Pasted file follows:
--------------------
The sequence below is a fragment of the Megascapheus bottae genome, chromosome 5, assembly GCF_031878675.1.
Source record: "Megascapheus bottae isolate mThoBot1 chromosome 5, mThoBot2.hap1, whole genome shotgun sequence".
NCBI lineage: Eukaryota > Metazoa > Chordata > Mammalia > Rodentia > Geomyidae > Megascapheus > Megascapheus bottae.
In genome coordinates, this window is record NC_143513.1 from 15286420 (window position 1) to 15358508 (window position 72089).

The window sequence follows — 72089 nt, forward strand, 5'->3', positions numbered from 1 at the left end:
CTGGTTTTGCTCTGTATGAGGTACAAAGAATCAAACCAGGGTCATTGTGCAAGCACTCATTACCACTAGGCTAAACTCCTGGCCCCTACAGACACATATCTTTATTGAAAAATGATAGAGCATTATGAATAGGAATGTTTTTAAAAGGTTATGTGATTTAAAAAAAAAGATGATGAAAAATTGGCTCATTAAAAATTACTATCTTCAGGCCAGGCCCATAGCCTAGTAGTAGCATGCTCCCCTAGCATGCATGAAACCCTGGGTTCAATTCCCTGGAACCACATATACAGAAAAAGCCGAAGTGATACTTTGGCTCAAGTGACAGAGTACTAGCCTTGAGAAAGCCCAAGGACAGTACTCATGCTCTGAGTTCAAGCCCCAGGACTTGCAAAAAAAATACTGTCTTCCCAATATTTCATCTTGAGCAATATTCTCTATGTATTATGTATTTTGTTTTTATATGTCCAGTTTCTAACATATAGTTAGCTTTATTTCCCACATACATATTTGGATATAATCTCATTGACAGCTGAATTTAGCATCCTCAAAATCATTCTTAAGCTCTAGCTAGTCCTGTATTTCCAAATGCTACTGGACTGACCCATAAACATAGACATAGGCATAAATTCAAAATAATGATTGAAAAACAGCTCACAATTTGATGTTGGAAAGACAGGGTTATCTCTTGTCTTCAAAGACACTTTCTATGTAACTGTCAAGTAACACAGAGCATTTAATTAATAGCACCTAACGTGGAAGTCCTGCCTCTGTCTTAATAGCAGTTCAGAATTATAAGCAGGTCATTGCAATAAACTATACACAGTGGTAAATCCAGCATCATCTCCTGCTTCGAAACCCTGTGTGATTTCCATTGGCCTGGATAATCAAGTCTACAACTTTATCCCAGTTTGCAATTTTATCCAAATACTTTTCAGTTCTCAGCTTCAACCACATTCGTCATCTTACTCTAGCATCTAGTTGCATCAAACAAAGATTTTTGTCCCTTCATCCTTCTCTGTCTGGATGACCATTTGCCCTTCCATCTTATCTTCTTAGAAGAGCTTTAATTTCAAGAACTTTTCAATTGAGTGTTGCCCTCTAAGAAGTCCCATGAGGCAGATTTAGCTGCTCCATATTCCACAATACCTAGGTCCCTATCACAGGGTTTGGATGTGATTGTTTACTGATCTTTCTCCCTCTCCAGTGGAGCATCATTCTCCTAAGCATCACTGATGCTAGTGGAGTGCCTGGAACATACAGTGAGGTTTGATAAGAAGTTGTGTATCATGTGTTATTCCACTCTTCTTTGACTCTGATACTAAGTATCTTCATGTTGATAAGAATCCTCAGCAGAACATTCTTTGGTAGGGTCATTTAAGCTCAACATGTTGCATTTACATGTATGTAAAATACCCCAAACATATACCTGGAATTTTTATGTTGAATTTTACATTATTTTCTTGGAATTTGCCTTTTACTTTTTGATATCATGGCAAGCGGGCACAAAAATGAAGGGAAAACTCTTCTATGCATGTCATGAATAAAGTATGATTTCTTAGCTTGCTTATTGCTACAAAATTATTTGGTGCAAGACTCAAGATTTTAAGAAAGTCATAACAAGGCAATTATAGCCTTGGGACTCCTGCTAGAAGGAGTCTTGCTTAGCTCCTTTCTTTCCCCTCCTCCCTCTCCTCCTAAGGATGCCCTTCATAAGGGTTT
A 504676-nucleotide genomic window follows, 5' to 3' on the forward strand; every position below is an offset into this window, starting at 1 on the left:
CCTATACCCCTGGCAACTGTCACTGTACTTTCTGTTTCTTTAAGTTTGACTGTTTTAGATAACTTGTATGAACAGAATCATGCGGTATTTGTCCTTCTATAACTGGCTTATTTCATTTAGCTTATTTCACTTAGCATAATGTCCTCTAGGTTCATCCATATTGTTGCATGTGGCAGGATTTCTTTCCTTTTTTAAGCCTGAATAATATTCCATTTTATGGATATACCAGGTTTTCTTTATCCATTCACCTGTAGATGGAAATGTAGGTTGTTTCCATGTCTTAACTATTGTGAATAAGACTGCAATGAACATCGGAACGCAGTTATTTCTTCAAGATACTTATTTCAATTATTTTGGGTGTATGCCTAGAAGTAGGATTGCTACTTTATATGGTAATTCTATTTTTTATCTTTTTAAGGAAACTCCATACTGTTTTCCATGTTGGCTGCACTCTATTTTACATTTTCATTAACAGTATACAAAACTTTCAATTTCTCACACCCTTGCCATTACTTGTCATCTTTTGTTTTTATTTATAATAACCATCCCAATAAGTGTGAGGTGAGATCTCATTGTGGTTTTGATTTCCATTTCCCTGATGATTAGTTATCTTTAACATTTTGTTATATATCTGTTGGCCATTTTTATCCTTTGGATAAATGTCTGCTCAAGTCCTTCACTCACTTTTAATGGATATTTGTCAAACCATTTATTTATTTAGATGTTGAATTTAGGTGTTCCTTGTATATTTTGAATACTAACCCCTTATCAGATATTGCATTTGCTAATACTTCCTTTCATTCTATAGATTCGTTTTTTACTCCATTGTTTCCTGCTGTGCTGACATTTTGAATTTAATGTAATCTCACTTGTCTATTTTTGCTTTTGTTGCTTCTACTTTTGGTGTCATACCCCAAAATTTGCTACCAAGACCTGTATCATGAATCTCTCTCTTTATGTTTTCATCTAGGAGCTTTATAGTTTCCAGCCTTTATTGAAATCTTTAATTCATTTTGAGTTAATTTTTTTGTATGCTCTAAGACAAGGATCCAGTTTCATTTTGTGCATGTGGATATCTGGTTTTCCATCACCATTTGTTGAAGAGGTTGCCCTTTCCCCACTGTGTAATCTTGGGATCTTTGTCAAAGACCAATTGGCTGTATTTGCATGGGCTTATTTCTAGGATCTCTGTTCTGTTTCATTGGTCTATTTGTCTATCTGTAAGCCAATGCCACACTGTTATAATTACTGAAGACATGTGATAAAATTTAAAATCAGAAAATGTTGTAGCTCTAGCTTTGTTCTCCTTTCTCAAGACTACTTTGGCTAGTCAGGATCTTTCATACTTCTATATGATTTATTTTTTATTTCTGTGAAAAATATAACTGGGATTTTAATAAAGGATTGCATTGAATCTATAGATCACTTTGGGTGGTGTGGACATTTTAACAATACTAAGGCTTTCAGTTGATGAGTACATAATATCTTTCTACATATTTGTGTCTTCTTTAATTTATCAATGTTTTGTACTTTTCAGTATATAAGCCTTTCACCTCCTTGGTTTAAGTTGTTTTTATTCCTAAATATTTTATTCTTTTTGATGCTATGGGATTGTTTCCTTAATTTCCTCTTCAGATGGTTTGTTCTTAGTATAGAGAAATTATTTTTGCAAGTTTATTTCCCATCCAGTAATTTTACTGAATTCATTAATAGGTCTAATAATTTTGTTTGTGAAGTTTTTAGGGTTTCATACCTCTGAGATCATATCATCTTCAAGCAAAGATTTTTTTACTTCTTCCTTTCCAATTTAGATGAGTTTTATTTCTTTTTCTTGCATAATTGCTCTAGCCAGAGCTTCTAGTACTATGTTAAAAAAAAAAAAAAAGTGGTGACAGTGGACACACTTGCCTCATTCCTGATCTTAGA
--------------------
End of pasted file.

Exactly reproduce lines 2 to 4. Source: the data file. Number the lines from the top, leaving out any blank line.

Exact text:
Source record: "Megascapheus bottae isolate mThoBot1 chromosome 5, mThoBot2.hap1, whole genome shotgun sequence".
NCBI lineage: Eukaryota > Metazoa > Chordata > Mammalia > Rodentia > Geomyidae > Megascapheus > Megascapheus bottae.
In genome coordinates, this window is record NC_143513.1 from 15286420 (window position 1) to 15358508 (window position 72089).